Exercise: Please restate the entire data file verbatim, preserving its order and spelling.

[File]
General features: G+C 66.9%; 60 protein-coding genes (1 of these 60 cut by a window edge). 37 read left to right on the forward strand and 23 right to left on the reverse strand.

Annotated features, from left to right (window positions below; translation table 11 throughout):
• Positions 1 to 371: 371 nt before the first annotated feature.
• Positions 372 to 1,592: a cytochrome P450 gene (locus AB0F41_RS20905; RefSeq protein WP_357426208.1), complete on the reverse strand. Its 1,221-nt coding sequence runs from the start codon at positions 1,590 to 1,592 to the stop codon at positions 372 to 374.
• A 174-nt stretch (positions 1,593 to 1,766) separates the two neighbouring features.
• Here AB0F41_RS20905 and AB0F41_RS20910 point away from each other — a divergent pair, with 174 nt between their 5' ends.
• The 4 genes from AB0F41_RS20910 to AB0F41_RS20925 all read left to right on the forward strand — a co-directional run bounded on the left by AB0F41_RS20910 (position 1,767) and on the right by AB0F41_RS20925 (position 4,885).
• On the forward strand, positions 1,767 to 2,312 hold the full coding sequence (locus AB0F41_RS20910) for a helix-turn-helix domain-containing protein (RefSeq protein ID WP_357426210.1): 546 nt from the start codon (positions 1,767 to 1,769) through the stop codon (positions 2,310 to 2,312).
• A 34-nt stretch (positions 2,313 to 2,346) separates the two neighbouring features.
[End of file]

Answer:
General features: G+C 66.9%; 60 protein-coding genes (1 of these 60 cut by a window edge). 37 read left to right on the forward strand and 23 right to left on the reverse strand.

Annotated features, from left to right (window positions below; translation table 11 throughout):
• Positions 1 to 371: 371 nt before the first annotated feature.
• Positions 372 to 1,592: a cytochrome P450 gene (locus AB0F41_RS20905; RefSeq protein WP_357426208.1), complete on the reverse strand. Its 1,221-nt coding sequence runs from the start codon at positions 1,590 to 1,592 to the stop codon at positions 372 to 374.
• A 174-nt stretch (positions 1,593 to 1,766) separates the two neighbouring features.
• Here AB0F41_RS20905 and AB0F41_RS20910 point away from each other — a divergent pair, with 174 nt between their 5' ends.
• The 4 genes from AB0F41_RS20910 to AB0F41_RS20925 all read left to right on the forward strand — a co-directional run bounded on the left by AB0F41_RS20910 (position 1,767) and on the right by AB0F41_RS20925 (position 4,885).
• On the forward strand, positions 1,767 to 2,312 hold the full coding sequence (locus AB0F41_RS20910) for a helix-turn-helix domain-containing protein (RefSeq protein ID WP_357426210.1): 546 nt from the start codon (positions 1,767 to 1,769) through the stop codon (positions 2,310 to 2,312).
• A 34-nt stretch (positions 2,313 to 2,346) separates the two neighbouring features.